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Cricket chief says sorry

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“I said that we were very sorry that he had to experience that in our country and we’re very disappointed, but he was very thankful I had made the effort to come see him.”

In this Sunday Nov. 24, 2019 photo, Englands Jofra Archer reacts during play on day four of the first cricket test between England and New Zealand at Bay Oval in Mount Maunganui, New Zealand. New Zealand Cricket will contact Archer to apologize after a fan racially abused the England fast bowler at the end of the first test between the teams on Monday. Picture: AP Photo/Mark Baker

New Zealand Cricket chief David White visited England’s Jofra Archer in his hotel yesterday to apologise for the racial abuse the fast bowler said he was subjected to in the first Test at Mount Maunganui.

The England and New Zealand cricket boards both launched investigations on Monday after Archer reported racial abuse from a spectator to ground stewards at Bay Oval.

White said he had offered assurances to Archer that there would be extra security to ensure there was no repeat when the second Test started in Hamilton on Friday.

“I just had a good chat to him,” the NZC chief executive said in Hamilton. “I said that we were very sorry that he had to experience that in our country and we’re very disappointed, but he was very thankful I had made the effort to come see him.”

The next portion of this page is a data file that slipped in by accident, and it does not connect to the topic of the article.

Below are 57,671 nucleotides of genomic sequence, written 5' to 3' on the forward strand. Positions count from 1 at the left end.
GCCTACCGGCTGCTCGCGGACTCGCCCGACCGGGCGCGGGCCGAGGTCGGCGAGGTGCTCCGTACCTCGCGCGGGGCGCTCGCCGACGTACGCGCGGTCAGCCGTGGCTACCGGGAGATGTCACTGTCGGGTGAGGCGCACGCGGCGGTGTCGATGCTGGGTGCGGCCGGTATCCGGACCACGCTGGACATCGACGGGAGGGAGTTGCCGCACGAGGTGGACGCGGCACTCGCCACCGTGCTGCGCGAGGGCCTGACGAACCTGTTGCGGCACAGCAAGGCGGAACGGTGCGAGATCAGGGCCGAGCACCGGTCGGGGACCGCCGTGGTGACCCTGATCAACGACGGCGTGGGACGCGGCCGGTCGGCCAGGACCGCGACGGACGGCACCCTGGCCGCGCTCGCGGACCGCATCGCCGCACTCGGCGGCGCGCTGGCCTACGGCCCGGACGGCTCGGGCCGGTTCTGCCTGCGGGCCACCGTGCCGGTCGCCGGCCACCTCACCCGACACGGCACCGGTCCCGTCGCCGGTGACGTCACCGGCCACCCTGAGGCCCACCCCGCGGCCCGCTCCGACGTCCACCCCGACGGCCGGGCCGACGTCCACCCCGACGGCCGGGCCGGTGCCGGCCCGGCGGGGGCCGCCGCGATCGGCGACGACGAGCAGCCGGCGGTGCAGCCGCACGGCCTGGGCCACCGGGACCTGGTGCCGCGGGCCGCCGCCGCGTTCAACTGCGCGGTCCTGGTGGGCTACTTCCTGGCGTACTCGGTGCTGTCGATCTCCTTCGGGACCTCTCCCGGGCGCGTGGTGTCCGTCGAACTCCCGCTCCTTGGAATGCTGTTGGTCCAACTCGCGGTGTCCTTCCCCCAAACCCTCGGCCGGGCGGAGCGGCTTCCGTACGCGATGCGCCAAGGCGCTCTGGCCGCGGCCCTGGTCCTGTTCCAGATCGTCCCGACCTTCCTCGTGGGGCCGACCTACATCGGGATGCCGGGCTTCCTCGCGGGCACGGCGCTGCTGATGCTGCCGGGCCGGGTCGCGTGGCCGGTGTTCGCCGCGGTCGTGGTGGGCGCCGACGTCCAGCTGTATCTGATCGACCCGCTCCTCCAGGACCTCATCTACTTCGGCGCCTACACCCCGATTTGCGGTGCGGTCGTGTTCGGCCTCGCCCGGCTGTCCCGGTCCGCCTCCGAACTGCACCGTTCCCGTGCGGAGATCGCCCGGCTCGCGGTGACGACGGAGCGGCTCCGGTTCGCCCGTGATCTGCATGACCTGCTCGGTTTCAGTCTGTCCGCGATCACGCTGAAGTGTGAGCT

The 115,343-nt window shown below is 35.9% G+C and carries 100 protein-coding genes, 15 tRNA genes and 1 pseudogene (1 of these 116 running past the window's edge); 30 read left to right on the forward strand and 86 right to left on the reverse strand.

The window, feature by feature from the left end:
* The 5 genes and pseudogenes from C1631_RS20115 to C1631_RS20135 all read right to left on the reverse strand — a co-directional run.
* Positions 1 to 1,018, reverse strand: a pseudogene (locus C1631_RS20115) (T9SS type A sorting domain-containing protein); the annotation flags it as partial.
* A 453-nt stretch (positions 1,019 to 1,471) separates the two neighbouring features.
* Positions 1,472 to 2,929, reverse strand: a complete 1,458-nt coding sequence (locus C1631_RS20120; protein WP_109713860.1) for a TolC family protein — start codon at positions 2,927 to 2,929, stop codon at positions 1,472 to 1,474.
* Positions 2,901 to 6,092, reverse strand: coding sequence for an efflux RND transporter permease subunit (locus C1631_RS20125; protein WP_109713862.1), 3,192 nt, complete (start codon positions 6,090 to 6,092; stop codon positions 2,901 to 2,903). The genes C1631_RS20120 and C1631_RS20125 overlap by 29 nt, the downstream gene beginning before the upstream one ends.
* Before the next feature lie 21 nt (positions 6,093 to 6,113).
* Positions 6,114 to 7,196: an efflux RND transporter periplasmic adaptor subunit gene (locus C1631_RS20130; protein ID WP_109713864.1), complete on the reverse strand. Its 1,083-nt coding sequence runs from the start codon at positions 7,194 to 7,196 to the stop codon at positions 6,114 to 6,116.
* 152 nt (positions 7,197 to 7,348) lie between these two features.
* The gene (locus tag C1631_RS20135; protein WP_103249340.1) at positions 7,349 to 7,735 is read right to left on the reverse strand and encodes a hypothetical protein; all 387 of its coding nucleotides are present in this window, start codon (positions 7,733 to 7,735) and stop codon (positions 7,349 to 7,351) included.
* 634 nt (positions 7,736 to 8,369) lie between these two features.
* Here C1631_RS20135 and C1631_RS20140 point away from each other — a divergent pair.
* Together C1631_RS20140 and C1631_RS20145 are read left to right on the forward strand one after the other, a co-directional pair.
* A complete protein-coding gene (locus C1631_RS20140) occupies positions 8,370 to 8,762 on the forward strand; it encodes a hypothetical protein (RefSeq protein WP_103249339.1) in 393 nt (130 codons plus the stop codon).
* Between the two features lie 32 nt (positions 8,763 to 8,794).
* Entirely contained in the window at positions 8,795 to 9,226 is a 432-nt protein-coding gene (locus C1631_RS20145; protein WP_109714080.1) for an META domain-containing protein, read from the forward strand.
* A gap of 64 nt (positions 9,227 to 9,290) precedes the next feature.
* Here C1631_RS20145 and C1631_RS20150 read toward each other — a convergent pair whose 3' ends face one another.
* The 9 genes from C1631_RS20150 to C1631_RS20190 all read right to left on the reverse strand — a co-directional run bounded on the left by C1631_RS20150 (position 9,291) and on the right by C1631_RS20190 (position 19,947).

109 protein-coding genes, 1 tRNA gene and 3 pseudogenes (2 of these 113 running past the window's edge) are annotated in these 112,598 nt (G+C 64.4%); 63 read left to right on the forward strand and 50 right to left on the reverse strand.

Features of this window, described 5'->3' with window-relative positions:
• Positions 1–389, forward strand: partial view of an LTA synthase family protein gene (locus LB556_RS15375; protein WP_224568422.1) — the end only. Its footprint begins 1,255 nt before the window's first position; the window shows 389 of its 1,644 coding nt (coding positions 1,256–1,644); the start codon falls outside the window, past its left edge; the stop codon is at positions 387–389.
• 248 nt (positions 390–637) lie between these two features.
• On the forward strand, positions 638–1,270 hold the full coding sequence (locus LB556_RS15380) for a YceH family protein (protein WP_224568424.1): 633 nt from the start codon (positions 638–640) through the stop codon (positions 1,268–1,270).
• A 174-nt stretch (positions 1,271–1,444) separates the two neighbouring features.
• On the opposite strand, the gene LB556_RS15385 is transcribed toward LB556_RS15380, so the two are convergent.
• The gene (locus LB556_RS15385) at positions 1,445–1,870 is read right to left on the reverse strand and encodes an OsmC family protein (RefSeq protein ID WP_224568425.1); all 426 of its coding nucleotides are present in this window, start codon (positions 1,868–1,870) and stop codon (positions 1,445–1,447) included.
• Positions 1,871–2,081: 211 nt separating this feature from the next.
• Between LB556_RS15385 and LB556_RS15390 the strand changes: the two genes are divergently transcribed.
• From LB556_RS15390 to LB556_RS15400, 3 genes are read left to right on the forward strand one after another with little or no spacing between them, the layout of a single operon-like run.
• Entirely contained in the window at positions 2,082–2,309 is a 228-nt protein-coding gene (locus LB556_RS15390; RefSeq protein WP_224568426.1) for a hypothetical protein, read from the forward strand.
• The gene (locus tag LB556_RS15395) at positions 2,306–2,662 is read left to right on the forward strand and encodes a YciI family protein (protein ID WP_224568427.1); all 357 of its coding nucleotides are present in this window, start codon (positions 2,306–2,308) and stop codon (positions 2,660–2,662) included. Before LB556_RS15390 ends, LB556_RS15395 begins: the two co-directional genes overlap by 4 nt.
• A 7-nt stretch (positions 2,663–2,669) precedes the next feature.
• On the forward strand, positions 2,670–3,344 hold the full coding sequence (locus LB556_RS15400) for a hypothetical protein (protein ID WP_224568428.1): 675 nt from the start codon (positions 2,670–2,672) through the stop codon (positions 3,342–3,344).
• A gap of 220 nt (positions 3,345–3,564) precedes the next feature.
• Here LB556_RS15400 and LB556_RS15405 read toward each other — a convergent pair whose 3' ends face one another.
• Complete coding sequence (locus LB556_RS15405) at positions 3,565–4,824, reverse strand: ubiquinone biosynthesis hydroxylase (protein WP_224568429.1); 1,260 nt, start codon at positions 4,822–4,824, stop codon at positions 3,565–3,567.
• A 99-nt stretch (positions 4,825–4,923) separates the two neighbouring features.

Archer, who was born in Barbados and represented West Indies at Under-19 level, scored 30 runs on Monday to delay New Zealand’s innings and 65-run victory in the first Test.

The 24-year-old then took to Twitter to say he had found it “a bit disturbing” to hear the racial insults coming from one person in the crowd.

White said, if identified, the alleged perpetrator would be referred to the police and New Zealand Cricket would push for the person to be banned for life from attending cricket matches.

New Zealand captain Kane Williamson, who lives close to the Bay Oval ground, said he would also seek out Archer to offer an apology.

“It’s a horrific thing,” Williamson said.

“In a country, and a setting where it is very much multi-cultural, it’s something we need to put to bed quickly and hope nothing like that ever happens again.”

England team director Ashley Giles said the 24-year-old paceman had been affected by the incident but thought his teammates would offer him plenty of support.

“You know what our team is like, they’ll rally round him pretty well but it’s a serious incident.

Reuters